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Thursday, March 09, 2006

Review: The Mayor Of The Sunset Strip

If I wrote this review twenty times it would come out twenty different ways. Let's see what happens.

KROQ disc jockey and scene maker Rodney Bingenheimer gets no respect. He's done so much for modern music, has asked for so little and has little to show for it except memories and an apartment full of memorabilia. Framed on his wall is Elvis' driving permit, given to him by the man himself. Director George Hickenlooper shows nothing but contempt for Rodney. The Mayor Of The Sunset Strip is a hit job from start to finish. So Rodney doesn't have a great radio voice. He's not forthcoming with information. He's had the same haircut since the 60s when he doubled for Davy Jones on The Monkees. He's a celebrity junkie. He has odd friends. His mother and father were shmucks. He wants to be loved but the object of his affection isn't interested. Big deal. Big effin deal.

Rodney was the John Peel of the United States. He played the original UK and NY punk records before anyone. His Rodney On The ROQ records were fantastic samplers of the original L.A. punk scene. He boosts bands he loves with the fanaticism of a pure fan with no agenda except to share his favorites with others. Still Hickenlooper chooses to make mock Rodney for his Zelig, Andy Warhol and Forrest Gump qualities. Worse, his attempt to reveal uncomfortable truths like in Crumb comes across as cruel and unusual punishment for a man whose only crime seems to be that he's the ultimate outsider type who somehow made himself the center of attention in the insider's world. Good for Rodney.

Special cruelty is saved for Ronald Vaughan, a.k.a. Isadore Ivy, an obviously mentally challenged man who yearns for fame with a passion you have to find touching (and also delusional). The camera stays on his cheap, worn out shoes for a few seconds and the only point I see is that the director finds this relevant. I was going to write he seemed harmless, but his infatuation with Jennifer Love Hewitt led to stalking and a restraining order. This was two years after the film though.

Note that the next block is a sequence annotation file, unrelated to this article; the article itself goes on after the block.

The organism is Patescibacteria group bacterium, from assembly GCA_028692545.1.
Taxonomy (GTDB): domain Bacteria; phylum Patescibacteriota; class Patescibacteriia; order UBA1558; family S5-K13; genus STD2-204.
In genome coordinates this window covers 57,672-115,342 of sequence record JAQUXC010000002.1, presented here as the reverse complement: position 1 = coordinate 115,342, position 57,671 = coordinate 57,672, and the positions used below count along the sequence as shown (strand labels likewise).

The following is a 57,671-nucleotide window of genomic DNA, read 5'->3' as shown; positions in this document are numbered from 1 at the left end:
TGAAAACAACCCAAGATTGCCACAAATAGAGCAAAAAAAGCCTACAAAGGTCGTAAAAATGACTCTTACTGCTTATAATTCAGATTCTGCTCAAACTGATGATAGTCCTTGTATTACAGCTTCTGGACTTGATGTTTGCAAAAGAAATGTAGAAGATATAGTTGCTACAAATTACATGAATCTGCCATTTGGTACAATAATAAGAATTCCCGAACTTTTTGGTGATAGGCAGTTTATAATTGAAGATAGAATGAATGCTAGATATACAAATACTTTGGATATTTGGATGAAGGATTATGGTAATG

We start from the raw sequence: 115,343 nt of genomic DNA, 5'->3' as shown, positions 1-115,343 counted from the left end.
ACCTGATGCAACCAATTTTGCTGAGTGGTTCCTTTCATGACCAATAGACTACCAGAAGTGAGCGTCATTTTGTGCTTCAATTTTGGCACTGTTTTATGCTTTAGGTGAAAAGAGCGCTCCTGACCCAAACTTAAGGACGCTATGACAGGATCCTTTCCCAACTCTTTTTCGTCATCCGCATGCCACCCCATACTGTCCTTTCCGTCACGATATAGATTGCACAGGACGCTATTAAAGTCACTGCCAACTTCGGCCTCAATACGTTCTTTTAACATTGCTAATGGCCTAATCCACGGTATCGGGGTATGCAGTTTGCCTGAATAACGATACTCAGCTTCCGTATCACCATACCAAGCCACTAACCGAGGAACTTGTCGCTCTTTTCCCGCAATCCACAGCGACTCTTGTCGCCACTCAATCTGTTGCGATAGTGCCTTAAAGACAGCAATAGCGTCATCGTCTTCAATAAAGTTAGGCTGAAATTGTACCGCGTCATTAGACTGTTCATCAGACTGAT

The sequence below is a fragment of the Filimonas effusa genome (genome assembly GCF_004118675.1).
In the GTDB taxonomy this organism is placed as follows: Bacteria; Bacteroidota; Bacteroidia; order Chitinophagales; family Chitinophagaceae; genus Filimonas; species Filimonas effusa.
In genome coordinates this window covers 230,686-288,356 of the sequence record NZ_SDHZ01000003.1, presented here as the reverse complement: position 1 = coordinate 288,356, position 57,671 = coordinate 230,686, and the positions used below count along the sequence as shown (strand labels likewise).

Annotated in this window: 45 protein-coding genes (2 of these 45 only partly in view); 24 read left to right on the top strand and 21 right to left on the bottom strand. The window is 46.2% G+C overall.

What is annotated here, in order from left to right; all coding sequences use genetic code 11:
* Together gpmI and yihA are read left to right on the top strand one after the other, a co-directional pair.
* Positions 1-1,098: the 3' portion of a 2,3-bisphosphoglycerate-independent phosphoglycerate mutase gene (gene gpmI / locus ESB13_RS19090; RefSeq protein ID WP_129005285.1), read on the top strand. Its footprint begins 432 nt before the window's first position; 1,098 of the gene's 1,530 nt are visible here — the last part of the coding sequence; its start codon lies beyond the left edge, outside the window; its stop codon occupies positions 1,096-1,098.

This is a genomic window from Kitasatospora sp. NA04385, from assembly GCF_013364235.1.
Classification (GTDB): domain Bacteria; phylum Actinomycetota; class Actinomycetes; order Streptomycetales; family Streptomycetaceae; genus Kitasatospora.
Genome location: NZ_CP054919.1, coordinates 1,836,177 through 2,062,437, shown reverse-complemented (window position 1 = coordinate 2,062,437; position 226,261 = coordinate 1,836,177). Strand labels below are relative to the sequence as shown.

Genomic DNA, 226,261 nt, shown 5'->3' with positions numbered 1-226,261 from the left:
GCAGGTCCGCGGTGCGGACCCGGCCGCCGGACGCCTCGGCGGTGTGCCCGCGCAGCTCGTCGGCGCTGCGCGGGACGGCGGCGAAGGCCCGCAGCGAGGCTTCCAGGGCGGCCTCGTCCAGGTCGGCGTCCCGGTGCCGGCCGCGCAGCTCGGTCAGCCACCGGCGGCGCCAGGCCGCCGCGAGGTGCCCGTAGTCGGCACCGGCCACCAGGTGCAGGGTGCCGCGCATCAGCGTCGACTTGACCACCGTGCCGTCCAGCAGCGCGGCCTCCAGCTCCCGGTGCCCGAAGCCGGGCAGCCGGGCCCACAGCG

Kim Fowley litters the film too and I was constantly fantasizing him getting hit in the head with a brick. What a prick. Nancy Sinatra and Cher sing his praises endlessly, while David Bowie seems too aware of the camera to do anything more than act polite.

The Mayor Of Sunset Strip, for all its malice, is still well put together and an interesting history. Rodney deserves better though.


Anonymous MikalM said...

That's odd. I saw the film, and got a completely different impression.

Here's a review I wrote of it:

"A funny, sad, and revealing documentary about Rodney Bingenheimer, KROQ deejay and LA rock scenester for nearly forty years. Directed by the same guy who did Hearts of Darkness, Mayor follows Rodney's life as a sort of superannuated male groupie who's been able to not only insinuate himself with rock royalty from the mid-Sixties, but break new acts as a club owner and DJ...and yet has virtually nothing to show for his being the first American champion of everyone from David Bowie, to the Ramones, to Oasis.

Period clips show Rodney popping up, Zelig-like, in virtually every rock n' roll turning point since 1965. One especially interesting piece is a tape recording of him attempting to direct-dial President Kennedy in 1963, and speaking with the same halting, wheezy voice as a Mountain View-raised teen that he still sports forty years later.